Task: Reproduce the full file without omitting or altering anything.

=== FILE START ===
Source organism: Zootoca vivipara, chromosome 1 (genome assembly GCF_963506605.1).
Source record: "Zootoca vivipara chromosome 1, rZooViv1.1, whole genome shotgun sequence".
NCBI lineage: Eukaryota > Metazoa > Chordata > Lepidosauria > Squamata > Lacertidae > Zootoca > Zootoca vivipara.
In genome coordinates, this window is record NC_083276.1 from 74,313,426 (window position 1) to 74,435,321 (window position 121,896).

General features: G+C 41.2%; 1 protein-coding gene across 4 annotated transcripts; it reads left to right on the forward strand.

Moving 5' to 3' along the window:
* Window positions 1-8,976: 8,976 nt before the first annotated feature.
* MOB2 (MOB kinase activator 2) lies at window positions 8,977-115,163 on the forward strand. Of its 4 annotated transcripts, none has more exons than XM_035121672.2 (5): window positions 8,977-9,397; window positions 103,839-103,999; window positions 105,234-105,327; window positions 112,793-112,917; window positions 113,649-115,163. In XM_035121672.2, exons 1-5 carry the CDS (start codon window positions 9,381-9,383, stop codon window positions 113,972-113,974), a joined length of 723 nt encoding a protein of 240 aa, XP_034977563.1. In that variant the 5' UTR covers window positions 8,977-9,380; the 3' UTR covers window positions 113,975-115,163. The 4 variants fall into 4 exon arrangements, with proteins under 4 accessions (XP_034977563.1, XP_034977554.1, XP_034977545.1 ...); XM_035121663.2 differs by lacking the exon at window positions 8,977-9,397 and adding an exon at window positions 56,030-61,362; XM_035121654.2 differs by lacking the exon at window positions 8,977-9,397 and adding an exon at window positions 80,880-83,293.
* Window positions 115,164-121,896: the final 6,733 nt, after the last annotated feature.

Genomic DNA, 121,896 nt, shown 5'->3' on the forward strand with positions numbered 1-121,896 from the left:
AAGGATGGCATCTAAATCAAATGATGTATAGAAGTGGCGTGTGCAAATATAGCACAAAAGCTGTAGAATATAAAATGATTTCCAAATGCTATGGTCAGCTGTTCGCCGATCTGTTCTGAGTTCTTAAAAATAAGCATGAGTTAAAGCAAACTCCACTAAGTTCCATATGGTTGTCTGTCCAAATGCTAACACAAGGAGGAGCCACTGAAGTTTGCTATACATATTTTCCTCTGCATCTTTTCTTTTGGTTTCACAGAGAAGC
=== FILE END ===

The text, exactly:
Source organism: Zootoca vivipara, chromosome 1 (genome assembly GCF_963506605.1).
Source record: "Zootoca vivipara chromosome 1, rZooViv1.1, whole genome shotgun sequence".
NCBI lineage: Eukaryota > Metazoa > Chordata > Lepidosauria > Squamata > Lacertidae > Zootoca > Zootoca vivipara.
In genome coordinates, this window is record NC_083276.1 from 74,313,426 (window position 1) to 74,435,321 (window position 121,896).

General features: G+C 41.2%; 1 protein-coding gene across 4 annotated transcripts; it reads left to right on the forward strand.

Moving 5' to 3' along the window:
* Window positions 1-8,976: 8,976 nt before the first annotated feature.
* MOB2 (MOB kinase activator 2) lies at window positions 8,977-115,163 on the forward strand. Of its 4 annotated transcripts, none has more exons than XM_035121672.2 (5): window positions 8,977-9,397; window positions 103,839-103,999; window positions 105,234-105,327; window positions 112,793-112,917; window positions 113,649-115,163. In XM_035121672.2, exons 1-5 carry the CDS (start codon window positions 9,381-9,383, stop codon window positions 113,972-113,974), a joined length of 723 nt encoding a protein of 240 aa, XP_034977563.1. In that variant the 5' UTR covers window positions 8,977-9,380; the 3' UTR covers window positions 113,975-115,163. The 4 variants fall into 4 exon arrangements, with proteins under 4 accessions (XP_034977563.1, XP_034977554.1, XP_034977545.1 ...); XM_035121663.2 differs by lacking the exon at window positions 8,977-9,397 and adding an exon at window positions 56,030-61,362; XM_035121654.2 differs by lacking the exon at window positions 8,977-9,397 and adding an exon at window positions 80,880-83,293.
* Window positions 115,164-121,896: the final 6,733 nt, after the last annotated feature.

Genomic DNA, 121,896 nt, shown 5'->3' on the forward strand with positions numbered 1-121,896 from the left:
AAGGATGGCATCTAAATCAAATGATGTATAGAAGTGGCGTGTGCAAATATAGCACAAAAGCTGTAGAATATAAAATGATTTCCAAATGCTATGGTCAGCTGTTCGCCGATCTGTTCTGAGTTCTTAAAAATAAGCATGAGTTAAAGCAAACTCCACTAAGTTCCATATGGTTGTCTGTCCAAATGCTAACACAAGGAGGAGCCACTGAAGTTTGCTATACATATTTTCCTCTGCATCTTTTCTTTTGGTTTCACAGAGAAGC